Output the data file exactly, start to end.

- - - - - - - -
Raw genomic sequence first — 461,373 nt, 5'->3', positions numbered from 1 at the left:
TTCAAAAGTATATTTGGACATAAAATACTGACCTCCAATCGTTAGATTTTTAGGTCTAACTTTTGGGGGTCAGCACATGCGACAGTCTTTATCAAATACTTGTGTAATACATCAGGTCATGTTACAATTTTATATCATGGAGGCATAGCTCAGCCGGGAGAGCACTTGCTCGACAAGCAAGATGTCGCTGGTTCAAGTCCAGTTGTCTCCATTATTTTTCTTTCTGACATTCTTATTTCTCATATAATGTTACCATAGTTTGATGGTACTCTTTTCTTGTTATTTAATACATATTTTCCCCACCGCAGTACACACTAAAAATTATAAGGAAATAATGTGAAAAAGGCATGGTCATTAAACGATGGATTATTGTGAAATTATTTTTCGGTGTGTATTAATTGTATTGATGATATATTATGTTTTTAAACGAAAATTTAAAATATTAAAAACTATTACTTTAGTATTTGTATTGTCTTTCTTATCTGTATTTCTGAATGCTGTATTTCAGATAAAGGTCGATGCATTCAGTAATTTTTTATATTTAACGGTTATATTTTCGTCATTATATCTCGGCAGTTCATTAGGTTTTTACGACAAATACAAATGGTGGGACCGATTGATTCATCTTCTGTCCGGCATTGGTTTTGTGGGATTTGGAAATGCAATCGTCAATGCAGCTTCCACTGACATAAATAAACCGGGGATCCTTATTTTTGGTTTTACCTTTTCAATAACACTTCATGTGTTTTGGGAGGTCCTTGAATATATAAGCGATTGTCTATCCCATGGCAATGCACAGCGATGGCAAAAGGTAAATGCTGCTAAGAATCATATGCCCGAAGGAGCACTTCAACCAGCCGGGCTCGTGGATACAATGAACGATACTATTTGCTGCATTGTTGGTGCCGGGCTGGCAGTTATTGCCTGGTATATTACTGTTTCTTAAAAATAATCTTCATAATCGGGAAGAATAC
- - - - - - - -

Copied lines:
Raw genomic sequence first — 461,373 nt, 5'->3', positions numbered from 1 at the left:
TTCAAAAGTATATTTGGACATAAAATACTGACCTCCAATCGTTAGATTTTTAGGTCTAACTTTTGGGGGTCAGCACATGCGACAGTCTTTATCAAATACTTGTGTAATACATCAGGTCATGTTACAATTTTATATCATGGAGGCATAGCTCAGCCGGGAGAGCACTTGCTCGACAAGCAAGATGTCGCTGGTTCAAGTCCAGTTGTCTCCATTATTTTTCTTTCTGACATTCTTATTTCTCATATAATGTTACCATAGTTTGATGGTACTCTTTTCTTGTTATTTAATACATATTTTCCCCACCGCAGTACACACTAAAAATTATAAGGAAATAATGTGAAAAAGGCATGGTCATTAAACGATGGATTATTGTGAAATTATTTTTCGGTGTGTATTAATTGTATTGATGATATATTATGTTTTTAAACGAAAATTTAAAATATTAAAAACTATTACTTTAGTATTTGTATTGTCTTTCTTATCTGTATTTCTGAATGCTGTATTTCAGATAAAGGTCGATGCATTCAGTAATTTTTTATATTTAACGGTTATATTTTCGTCATTATATCTCGGCAGTTCATTAGGTTTTTACGACAAATACAAATGGTGGGACCGATTGATTCATCTTCTGTCCGGCATTGGTTTTGTGGGATTTGGAAATGCAATCGTCAATGCAGCTTCCACTGACATAAATAAACCGGGGATCCTTATTTTTGGTTTTACCTTTTCAATAACACTTCATGTGTTTTGGGAGGTCCTTGAATATATAAGCGATTGTCTATCCCATGGCAATGCACAGCGATGGCAAAAGGTAAATGCTGCTAAGAATCATATGCCCGAAGGAGCACTTCAACCAGCCGGGCTCGTGGATACAATGAACGATACTATTTGCTGCATTGTTGGTGCCGGGCTGGCAGTTATTGCCTGGTATATTACTGTTTCTTAAAAATAATCTTCATAATCGGGAAGAATAC